Elma’s city council at a special meeting Thursday, July 27 voted unanimously in favor of entering into a year long contract with the Chehalis Tribal Jail for the housing of certain inmates arrested in Elma.
The McCleary City Council also is extending a contract with the Chehalis Tribal Jail.
Elma originally intended to enter into a two month extension of last year’s contract with the Chehalis Tribal Jail. However, city attorney Dan Glenn was told the Chehalis Tribe Jail did not want to extend the contracts with the cities of Elma, McCleary and Oakville beyond July 31, 2017. It was up to the city to decide if it wanted to enter into a similar contract from last year or pass on contracting with the jail.
The practice of cities and counties entering into contracts with tribal jails has been questioned recently with the death of an inmate at the Nisqually Tribal Jail in April 2016. A lawsuit has been launched due to the circumstances surrounding the death of 19-year-old inmate Andrew Westling. Former Attorney General Rob McKenna has voiced a legal opinion, which was reported in a Seattle Times article on Jan. 9, 2017, questioning the overall legality of cities and counties entering into jail contracts with sovereign nations.
“The contract is not authorized by Washington law,” McKenna wrote in his legal opinion. “First, the City and County Jail Act, RCW 70.48, provides only for contracts between and among cities and counties for the provision of jail services. The City and County Jails Act does not authorize cities or counties to enter into contracts with Indian tribes or Indian reservations for the provision of jail services.”
Glenn told The Vidette that the claimant in the Nisqually/Yelm case retained McKenna to research the topic and express his opinion.
The Grays Harbor County Sheriff’s Office is providing police services to the city of Oakville which also recently weighed in on contracting with tribal nations. Sheriff Rick Scott said he took McKenna’s opinion into account when making a recommendation against entering into a contract.
“Out of the abundance of caution, I told the city I was not comfortable using Chehalis, pending the outcome of the litigation,” Scott said.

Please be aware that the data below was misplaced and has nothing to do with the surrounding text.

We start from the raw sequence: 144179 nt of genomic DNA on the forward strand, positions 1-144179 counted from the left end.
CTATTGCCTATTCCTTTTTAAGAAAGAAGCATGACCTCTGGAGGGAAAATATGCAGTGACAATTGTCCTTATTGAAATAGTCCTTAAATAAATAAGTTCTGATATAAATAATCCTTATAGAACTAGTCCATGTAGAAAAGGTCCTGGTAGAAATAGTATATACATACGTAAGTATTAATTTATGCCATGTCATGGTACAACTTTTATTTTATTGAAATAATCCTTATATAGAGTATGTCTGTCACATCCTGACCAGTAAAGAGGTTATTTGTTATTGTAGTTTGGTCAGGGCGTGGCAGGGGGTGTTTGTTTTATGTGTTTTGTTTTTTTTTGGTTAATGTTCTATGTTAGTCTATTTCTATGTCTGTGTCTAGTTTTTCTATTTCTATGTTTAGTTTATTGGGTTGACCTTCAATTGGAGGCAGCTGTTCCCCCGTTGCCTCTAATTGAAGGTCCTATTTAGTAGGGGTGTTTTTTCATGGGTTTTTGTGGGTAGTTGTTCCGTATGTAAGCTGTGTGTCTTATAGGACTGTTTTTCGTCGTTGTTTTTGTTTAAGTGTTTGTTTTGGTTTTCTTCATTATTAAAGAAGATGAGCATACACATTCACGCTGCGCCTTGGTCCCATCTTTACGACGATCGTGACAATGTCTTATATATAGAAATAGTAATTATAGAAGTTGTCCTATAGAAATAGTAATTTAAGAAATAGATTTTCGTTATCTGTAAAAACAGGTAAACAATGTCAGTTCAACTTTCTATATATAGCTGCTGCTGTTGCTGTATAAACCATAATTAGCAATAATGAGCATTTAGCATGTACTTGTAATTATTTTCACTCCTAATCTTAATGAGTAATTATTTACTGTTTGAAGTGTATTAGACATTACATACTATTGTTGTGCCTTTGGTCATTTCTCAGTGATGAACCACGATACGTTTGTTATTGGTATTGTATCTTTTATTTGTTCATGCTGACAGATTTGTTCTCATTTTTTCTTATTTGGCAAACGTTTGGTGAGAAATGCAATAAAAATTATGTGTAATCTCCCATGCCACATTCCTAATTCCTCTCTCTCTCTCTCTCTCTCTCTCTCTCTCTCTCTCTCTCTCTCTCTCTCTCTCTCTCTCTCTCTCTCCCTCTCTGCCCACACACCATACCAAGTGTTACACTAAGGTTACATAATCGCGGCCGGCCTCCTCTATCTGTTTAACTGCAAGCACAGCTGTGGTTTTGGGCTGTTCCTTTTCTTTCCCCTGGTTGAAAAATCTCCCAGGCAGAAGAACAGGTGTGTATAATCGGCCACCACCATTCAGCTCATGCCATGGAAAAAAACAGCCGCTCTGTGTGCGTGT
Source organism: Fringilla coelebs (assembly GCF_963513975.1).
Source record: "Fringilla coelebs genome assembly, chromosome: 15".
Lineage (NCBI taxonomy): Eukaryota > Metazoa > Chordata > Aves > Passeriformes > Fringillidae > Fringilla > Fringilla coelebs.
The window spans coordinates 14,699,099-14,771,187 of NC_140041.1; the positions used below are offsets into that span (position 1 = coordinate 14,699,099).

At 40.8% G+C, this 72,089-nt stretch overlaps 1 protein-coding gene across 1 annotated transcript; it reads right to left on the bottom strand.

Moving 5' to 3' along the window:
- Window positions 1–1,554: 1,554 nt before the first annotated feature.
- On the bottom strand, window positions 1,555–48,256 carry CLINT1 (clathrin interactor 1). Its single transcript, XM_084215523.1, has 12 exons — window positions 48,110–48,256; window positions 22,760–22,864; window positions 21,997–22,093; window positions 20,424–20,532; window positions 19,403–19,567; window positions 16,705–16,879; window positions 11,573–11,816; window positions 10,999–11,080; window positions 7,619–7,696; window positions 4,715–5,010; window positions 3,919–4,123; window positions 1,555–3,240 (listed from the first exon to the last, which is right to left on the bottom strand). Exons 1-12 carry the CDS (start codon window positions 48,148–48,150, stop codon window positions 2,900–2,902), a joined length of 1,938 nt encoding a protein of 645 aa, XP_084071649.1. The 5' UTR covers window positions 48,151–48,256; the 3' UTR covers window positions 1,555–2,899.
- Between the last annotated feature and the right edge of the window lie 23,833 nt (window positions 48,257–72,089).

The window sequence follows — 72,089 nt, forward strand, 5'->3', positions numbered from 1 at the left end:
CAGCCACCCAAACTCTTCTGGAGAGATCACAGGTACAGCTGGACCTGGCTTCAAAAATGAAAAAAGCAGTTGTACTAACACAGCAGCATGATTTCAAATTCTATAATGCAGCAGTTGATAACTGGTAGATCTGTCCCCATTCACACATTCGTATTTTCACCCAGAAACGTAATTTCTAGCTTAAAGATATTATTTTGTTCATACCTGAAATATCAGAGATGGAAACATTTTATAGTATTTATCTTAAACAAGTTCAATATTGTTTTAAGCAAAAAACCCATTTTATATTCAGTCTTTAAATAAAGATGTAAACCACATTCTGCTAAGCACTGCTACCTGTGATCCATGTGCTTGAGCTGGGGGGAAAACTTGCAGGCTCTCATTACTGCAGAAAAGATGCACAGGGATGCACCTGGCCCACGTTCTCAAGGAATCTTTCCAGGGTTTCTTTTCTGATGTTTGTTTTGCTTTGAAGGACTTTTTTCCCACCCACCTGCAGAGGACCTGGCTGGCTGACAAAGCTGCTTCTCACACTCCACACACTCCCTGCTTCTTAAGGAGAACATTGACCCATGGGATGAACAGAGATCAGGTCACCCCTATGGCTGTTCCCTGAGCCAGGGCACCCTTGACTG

Cities such as Elma and McCleary, have opted to enter into jail contracts with tribal nations to save money. The current daily rate to house an inmate at Grays Harbor County Jail is about $72, but Chehalis charges about $50. Scott said Oakville will be charged the Chehalis rate to house inmates at the county jail.
Glenn said that as of now there is no concrete answer to the question of legality.
“State law giving state entities (counties and cities) authority to operate jails would not appear to be applicable to tribal nations such as the Chehalis Tribe since they are characterized as sovereign nations,” Glenn said in an email. “Also, the Interlocal Cooperation Act’s language is very broad and specifically includes the authority to enter into agreements with tribal nations.”
Glenn said concrete answers would come once a court rules on the matter.
“Until a court rules on the matter, which has not occurred at this time, an opinion, whether mine or Mr. McKenna’s, is exactly that — an opinion,” he said.
McCleary Mayor Brent Schiller said McCleary is pursing the contract because, as a small town, they have to look at various options for jailing. The litigation, Schiller said, is in such early stages that it would be premature for the city to make judgment based solely on the litigation.
“We are pursuing the contract because it is still a viable option for the City of McCleary, and the Grays Harbor County Jail is getting full,” he said.
Earlier this year, the Grays Harbor County Sheriff’s Office notified the county commissioners that they are seeking a jail contract with another county for additional beds due to overcrowding.
Elma Police Chief Susan Shultz said she has no reservations about entering into a jail contract with Chehalis Tribal Jail.
“They have been a complete asset to our department and I think that it’s good to work between the municipality and the tribe and come to a good working relationship,” she said.